Chechens vote for new parliament

 

Residents of Chechnya went to the polls today in the latest of a series of elections that are part of efforts to bring stability and peace.

Some 350 candidates are running for 58 seats in the two-chamber regional legislature.

Despite continuing corruption, squalor, crime, Islamic extremism and persistent skirmishes with rebel holdouts, Kremlin officials have repeatedly insisted that the oil-rich, Muslim region is on the road to recovery and stability.

As evidence, they point to the three public votes - two presidential, one referendum - the republic has held since March 2003. All the exercises were criticised as flawed at best, rigged at worst.

An estimated 100,000 civilians, soldiers and rebels have - official statistics have not been published - have died in two wars in Chechnya since federal troops first swept into the region in 1994 to crush its separatist bid.

The pitched battles that left Grozny a wasteland and sent thousands of Chechens fleeing into neighboring regions are no more. But a low-level conflict persists with regular skirmishes between Russian troops and their allied Chechen forces and rebel fighters, some with ties to Islamic extremist groups.

Grozny is awash in billboards promoting candidates and littered with campaign leaflets on walls, fences and buildings.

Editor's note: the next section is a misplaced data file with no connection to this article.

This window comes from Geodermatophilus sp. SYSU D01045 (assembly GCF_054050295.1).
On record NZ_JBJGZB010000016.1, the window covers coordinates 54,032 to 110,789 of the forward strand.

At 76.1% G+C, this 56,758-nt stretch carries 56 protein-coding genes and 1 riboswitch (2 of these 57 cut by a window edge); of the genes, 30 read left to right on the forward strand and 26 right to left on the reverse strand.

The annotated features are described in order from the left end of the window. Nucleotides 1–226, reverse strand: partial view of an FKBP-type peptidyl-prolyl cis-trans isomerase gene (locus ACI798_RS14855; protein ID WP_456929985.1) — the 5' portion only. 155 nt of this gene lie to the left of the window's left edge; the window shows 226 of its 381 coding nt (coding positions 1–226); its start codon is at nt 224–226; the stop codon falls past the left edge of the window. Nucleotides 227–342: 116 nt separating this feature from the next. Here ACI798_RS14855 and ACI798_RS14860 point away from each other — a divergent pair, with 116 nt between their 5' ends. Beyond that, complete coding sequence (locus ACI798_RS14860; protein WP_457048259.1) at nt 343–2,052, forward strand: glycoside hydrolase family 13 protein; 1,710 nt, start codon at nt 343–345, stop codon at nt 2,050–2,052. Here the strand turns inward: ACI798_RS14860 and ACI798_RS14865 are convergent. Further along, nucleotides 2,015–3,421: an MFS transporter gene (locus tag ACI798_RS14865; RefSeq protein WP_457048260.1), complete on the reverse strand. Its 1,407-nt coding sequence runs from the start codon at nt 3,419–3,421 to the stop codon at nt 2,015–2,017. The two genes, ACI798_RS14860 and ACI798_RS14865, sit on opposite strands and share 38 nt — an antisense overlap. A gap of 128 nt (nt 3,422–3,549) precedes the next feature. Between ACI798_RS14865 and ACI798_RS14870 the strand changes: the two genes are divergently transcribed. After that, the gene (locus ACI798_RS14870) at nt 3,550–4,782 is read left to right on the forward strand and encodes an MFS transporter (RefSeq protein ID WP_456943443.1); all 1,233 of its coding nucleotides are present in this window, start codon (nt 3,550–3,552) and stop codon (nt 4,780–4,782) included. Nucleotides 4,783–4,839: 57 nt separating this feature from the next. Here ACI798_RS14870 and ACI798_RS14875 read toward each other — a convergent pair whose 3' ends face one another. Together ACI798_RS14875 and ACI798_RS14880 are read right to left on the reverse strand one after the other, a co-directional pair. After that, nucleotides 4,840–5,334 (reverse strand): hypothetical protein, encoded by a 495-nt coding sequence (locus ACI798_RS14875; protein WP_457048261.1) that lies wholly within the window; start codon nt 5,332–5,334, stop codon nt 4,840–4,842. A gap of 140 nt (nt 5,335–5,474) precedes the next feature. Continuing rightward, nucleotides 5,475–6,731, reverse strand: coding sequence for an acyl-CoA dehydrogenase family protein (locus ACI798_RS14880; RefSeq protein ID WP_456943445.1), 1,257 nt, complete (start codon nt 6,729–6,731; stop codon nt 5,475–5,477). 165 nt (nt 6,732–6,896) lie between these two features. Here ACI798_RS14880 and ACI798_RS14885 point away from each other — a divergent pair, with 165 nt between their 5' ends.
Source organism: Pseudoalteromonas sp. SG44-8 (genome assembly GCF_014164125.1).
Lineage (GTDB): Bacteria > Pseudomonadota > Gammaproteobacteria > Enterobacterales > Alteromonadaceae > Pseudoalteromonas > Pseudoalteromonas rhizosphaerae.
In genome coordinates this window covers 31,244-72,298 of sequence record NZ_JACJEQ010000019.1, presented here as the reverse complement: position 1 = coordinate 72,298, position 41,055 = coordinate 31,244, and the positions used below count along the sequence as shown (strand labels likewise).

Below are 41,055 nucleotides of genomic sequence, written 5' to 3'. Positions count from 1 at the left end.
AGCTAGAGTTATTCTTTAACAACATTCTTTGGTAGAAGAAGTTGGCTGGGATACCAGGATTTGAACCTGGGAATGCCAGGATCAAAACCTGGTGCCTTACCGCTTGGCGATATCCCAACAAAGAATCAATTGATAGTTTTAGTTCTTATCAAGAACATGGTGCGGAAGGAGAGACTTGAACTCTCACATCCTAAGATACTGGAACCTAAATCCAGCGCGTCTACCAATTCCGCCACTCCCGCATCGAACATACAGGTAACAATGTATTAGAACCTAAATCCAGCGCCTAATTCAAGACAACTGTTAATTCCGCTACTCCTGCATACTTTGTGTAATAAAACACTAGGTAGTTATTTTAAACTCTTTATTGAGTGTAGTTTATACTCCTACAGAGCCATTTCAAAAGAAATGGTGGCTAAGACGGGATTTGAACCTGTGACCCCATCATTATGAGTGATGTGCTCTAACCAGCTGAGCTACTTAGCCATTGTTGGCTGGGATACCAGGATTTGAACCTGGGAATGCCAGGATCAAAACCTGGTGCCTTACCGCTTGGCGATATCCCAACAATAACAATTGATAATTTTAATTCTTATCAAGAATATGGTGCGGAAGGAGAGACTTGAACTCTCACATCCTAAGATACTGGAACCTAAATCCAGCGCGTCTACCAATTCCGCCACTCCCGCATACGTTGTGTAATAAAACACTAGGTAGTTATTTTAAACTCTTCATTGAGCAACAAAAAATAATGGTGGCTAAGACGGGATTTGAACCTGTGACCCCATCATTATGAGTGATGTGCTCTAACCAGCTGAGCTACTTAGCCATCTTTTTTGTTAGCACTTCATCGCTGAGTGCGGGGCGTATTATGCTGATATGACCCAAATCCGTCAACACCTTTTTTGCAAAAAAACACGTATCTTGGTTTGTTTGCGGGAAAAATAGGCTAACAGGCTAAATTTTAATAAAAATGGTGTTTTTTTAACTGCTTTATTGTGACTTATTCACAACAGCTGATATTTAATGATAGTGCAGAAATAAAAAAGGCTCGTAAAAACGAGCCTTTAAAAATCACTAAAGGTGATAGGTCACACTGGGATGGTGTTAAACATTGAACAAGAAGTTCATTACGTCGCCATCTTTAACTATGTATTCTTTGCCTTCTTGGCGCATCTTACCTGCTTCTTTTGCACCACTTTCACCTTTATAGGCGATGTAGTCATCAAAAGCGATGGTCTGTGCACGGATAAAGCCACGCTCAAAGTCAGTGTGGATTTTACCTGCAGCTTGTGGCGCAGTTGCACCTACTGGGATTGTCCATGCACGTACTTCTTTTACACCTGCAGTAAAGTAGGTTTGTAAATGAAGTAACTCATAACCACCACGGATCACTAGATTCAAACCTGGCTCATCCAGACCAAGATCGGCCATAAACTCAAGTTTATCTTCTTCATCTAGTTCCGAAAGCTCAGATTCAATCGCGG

Observers and analysts, however, say the vote is the latest attempt by the Kremlin to make the situation look brighter than it is. Water and electricity are sporadic and unemployment is widespread - officially 60 percent of the region's more than 1 million residents are without work.

Threats of violence loom over the vote. Some 24,000 federal and regional troops and police will be protecting the region's 430 polling stations.

In the past week, there have been near-daily reports of gunbattles with militants and of secret explosives and arms caches uncovered.

Alkhanov was elected in August 2004 to replace the assassinated Akhmad Kadyrov, who was killed in a bomb blast that May, seven months after his own election. Neither election - nor the March 2003 constitutional referendum that cemented Chechnya's status as part of Russia - was considered free or fair.

Many observers suspect the parliament will be nothing more than a rubber-stamp legislature for the region's real ruler - Akhmad Kadyrov's son Ramzan.

He heads a widely feared security force that is accused of abuses ranging from kidnappings to robberies, and holds vast business interests in Chechnya's oil industry. His profile is higher than Alkhanov and he is widely expected to become president sometime after turning 30 next year.